I often consider many movie monsters as friends. They represent the outcasts. They embody not fitting in with the rest of the world. Anyone who has seen Nightbreed can attest to the persecution that the monsters face. And most horror flicks center around sweet revenge, getting back at those who wronged you. I cared little for the teenagers that Jason Voorhees chopped up time and again because, to me, they were the popular kids who used to piss me off in high school. I didn’t instantly want to pick up a machete and a hockey mask, but it did give me a grim satisfaction to watch their demise.
That was me peeking into the dark side of my brain. Horror does that. It lets you shake hands with your personal Mr. Hyde. And maybe this is because we want to define where the dark side is to ourselves. In the 2012 remake of William Lustig’s Maniac, we are forced to watch the killings through the eyes of the killer. The first person camera shots put us so close to Elijah Wood’s murderous acts that we feel we are the ones committing them. I guess this pseudo “doing” might lead to a new understanding. Seeing a villain on screen, you know for a fact that that character is an evil person. Even if there is a reason to pity the monster, the monster still acts the monster. But it doesn’t always work like that in real life.
When my friends and I hung around with Steve, it was pretty much accepted that he was a little bit off. He never mentioned wanting to hurt anybody. He would just make wild statements, like that the giant sore on his lip was cancer or that he was half tractor. Steve was also a big guy, and he looked like he could be a distant relative of the Firefly family. Whenever I talked with him though, Steve spoke in a deep voice and had a kind demeanor. I never considered that he would go over the edge.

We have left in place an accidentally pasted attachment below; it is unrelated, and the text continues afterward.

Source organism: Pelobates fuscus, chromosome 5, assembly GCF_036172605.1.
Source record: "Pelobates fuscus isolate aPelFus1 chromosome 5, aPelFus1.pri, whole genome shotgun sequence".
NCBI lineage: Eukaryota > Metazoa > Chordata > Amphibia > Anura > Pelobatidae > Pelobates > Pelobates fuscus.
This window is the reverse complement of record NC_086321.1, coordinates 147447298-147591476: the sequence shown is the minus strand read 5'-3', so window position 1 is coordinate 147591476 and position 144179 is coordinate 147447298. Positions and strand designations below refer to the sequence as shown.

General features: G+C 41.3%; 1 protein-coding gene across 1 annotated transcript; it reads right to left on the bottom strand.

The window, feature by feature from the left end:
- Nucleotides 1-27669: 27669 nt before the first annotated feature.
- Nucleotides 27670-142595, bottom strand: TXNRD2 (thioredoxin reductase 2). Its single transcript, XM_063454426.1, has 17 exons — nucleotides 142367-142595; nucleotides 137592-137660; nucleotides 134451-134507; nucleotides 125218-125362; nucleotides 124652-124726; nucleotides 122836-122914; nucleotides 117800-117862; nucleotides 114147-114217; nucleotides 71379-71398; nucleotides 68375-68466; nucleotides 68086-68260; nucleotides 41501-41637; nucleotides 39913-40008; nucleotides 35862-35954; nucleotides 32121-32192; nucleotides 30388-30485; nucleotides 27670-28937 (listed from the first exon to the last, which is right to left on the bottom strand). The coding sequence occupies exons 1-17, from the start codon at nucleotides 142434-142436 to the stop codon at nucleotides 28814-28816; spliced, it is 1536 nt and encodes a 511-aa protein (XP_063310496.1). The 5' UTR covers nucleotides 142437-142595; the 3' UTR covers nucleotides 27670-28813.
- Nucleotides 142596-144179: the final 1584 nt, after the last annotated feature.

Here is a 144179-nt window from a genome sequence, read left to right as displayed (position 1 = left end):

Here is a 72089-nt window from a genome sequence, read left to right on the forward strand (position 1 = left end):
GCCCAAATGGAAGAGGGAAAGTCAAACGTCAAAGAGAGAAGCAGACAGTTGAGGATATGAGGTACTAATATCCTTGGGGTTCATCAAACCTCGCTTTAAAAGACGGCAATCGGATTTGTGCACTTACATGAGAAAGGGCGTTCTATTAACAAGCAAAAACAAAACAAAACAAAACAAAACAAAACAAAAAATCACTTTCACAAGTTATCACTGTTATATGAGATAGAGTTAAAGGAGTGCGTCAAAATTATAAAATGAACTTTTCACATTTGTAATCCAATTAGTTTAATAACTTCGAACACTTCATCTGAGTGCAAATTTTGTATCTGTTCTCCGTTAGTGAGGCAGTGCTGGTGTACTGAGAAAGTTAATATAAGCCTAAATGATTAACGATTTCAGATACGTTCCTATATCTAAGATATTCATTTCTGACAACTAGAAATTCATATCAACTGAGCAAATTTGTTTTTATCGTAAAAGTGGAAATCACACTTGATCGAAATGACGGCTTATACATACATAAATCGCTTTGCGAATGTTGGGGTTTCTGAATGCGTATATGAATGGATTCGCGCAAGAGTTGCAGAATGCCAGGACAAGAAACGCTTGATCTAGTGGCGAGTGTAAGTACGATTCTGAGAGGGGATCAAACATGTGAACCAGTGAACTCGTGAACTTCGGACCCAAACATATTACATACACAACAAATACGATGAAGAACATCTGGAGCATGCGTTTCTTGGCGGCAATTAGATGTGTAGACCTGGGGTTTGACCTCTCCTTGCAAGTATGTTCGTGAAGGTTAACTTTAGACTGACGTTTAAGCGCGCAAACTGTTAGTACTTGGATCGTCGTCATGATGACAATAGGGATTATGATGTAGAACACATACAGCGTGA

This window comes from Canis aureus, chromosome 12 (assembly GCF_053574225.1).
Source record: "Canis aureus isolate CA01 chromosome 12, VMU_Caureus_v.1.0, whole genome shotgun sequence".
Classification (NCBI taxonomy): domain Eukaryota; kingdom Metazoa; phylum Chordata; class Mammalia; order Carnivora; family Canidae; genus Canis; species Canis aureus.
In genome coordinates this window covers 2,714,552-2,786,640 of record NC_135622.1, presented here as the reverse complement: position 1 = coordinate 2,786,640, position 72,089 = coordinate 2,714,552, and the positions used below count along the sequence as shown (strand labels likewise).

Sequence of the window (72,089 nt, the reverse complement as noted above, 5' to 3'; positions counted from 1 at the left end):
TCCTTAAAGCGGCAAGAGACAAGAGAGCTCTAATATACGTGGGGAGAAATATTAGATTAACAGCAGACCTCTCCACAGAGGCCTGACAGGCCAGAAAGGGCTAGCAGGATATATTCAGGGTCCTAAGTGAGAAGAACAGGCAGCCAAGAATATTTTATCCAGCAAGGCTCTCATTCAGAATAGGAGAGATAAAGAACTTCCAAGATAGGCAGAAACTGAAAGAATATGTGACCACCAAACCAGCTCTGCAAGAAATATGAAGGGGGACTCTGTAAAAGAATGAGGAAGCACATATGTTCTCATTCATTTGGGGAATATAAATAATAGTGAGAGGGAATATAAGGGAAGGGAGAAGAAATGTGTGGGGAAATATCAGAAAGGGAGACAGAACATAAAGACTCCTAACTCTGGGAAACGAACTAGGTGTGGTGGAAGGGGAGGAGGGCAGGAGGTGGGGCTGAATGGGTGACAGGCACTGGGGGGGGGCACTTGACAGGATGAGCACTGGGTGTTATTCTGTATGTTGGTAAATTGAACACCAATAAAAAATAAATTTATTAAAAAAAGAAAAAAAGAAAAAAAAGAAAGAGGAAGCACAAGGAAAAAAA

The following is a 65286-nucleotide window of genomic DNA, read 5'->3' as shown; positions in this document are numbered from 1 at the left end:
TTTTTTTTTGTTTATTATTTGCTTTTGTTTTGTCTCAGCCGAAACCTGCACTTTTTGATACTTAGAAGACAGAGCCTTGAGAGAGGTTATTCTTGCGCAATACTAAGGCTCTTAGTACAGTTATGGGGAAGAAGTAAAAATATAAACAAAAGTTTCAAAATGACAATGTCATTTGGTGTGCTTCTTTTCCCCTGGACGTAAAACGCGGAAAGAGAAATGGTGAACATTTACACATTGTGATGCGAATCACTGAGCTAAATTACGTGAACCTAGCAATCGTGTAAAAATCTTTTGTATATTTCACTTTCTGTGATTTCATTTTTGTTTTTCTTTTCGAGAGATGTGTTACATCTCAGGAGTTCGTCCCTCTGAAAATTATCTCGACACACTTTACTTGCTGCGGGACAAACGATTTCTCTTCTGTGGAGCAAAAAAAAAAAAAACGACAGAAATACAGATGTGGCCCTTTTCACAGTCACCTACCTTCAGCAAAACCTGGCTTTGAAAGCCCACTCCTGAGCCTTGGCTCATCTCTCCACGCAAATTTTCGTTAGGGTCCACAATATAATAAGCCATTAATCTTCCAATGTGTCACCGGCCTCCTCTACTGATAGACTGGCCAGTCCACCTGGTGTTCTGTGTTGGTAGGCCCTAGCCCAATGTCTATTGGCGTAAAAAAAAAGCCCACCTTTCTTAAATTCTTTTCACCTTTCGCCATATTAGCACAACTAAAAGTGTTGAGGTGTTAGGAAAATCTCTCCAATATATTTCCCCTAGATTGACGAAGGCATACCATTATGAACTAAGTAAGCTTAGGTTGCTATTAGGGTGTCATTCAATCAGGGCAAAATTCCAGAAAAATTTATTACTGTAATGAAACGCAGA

But, all things considered, there was something scary about him, a thought that he could do a lot of damage if he wanted to. I wonder if that was me sensing something bad in him waiting to come out. I’m sure everyone has met that one person who they weren’t so sure of, and you might wonder if it is only a matter of time before that person’s psyche splits wide open. And if it does, the desire to know why will be there.
I’m not certain I’ll ever learn the real reason Steve did what he did. I only have my horror, and most times horror can give us a reason why bad things happen the way they do. At the very least the villain reveals his/her intentions, and that there is a grand point to it all. But what scares me is there may be no point in Steve’s case. Not every decision is a grand plan. And like college students deciding to visit a remote cabin in the woods, to quote Ann Rule: “Looking back, we see it is often casual choices which chart a path to tragedy.”
Ryan Kramer is a writer whose works have appeared in both Shoofly and Xanadu literary magazine. When not writing, he enjoys traveling the cosmos with the great martian, Ray Bradbury. You can contact him on Facebook, or email him at firstname.lastname@example.org.
(Photo from News Wire.)